The lower level RTC wire protocols that need to be mandated by the RTCWEB Working Group have limited scopes and well defined behaviors. Any mistakes are obvious, likely to present very rapidly, and easy to spot which party is doing something wrong and much easier to fix as a result. This is not true with a free form highly descriptive language for sessions. The combinations are limitless and every scenario is difficult to test, especially in concert with every other browser vendor with every version released. The session description will be the likely place of failure across the browsers when the session description is generated inside the browser’s binary.

2.8. SIP/SDP compatibility worsened

One of the main arguments for using SDP with offer / answer was supposed to be easy of compatibility with existing signaling networks, like SIP. Instead, variations in the browser’s SDP will likely worsen SIP compatibility instead of enhance it.

A SIP provider must now be compatible with every browser’s SDP on every platform and version and the browser’s SDP must be compatible with every SDP from a SIP network. Alternatively, JavaScript or SBCs (Session Border Controller) must be used to re-write any incompatible SDP to be compatible. But this moves the problem from the browser to JavaScript or requires SBCs to “fix” the problem.

Had SDP been entirely generated by JavaScript rather than come from the browser engine, the JavaScript could create only SDPs compatible with a particular SIP provider under control of their own JavaScript and the SIP provider could chose which JavaScript SDP parsing / generation code to run, for maximum compatibility.

2.9. Increased surface API

By mandating SDP, the requirement for compatibility with WebRTC are increased substantially with little benefit. Instead of just supporting basic media RTP [RFC3550], STUN/ICE/TURN [RFC5389]/[RFC5245]/[RFC5766], DTLS [RFC6347] and CODECS an additional bar must be passed, i.e. a browser or other WebRTC compliant API must support SDP with a full offer / answer state machine (or a state machine with additional rules to make it flexible for various scenarios).

With an alternative approach, this entire requirement for SDP could be removed without any loss of compatibility or increase in complexity while achieving greater compatibility via the JavaScript shim.

2.10. Impossible API to implement to achieve browser compatibility

The current mandated SDP based API cannot be implemented as a standard by independent browser vendors in its current form. A list of subsequent behaviors regarding the usage, parsing, handling, extensions, behaviors, constraints and other such reference documents must be meticulously defined for SDP with the modified offer / answer state machine or no browser can ever claim to be “compliant”. The current definition process is far from complete.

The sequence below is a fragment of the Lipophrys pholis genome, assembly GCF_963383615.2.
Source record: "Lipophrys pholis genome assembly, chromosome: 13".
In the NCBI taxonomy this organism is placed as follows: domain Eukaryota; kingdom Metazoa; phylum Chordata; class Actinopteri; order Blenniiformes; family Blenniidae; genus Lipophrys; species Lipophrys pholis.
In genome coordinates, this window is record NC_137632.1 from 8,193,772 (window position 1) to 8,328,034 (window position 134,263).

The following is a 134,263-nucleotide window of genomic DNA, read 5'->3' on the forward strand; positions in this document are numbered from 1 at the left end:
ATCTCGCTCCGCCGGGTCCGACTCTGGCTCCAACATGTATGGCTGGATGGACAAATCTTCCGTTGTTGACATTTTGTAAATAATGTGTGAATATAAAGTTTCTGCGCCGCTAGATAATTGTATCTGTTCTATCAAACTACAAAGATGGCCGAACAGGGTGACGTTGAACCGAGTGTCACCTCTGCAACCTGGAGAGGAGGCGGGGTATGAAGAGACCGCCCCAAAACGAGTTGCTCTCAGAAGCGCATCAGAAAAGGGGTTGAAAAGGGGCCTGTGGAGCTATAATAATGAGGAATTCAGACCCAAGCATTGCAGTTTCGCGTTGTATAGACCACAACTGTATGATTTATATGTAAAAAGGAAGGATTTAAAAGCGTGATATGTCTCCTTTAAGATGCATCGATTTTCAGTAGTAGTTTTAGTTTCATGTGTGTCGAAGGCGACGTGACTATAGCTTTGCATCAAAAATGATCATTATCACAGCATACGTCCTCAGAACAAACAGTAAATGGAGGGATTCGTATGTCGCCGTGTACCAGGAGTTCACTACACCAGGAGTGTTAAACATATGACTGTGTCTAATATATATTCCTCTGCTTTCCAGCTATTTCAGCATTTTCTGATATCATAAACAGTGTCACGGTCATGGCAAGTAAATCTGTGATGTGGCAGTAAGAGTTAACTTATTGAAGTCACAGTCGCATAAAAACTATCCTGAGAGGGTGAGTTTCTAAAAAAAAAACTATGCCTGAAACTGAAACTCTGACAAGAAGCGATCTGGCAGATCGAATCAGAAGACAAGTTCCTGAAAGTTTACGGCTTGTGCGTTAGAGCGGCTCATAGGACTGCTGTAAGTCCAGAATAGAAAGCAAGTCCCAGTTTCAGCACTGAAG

The current WebRTC SDP based API is far from achieving that goal due to the inclusion of free-form SDP with offer / answer and it is grounds for removing it as it goes beyond the RTCWEB’s charter and limited scope.

Any incremental approach that does not remove the offer / answer model requirement yields a road block to achieving alternative WebRTC signaling protocols other than SIP.

An alternative JavaScript approach that does not require sessions to be described on the wire embedded inside the browser is being proposed as an alternative solution so the RTCWEB charter can complete its defined goals in a timely fashion.

2.10.1. Example Oddities That Need Definition

There are many oddities in the SDP RFC [RFC4566] and the various related extensions.

For example; will rtp maps be required or not? They are not required for basic CODECs according to the RFC. However, with all the flavors of CODECs being offered, defining a mapping between payload an interpretation is critical to compatibility and not just a good idea.

Another example; should “t=0 0” be respected? Is that allowed to be changed? Do the browser vendors need to enforce the attribute, or should the JavaScript layer enforce it? Should the streams wait to start until the NTP time stamp and close when the NTP time completes?

These questions must all be completely addressed in detail. This could also cause a cascade of updated references and confusion as to which version is to be adhered and what each browser specifically support. Nominally referencing the SDP RFC will not be sufficient, and deltas from the established standards will need to be defined when the rules change.

2.11. Plan A, Plan B vs NoPlan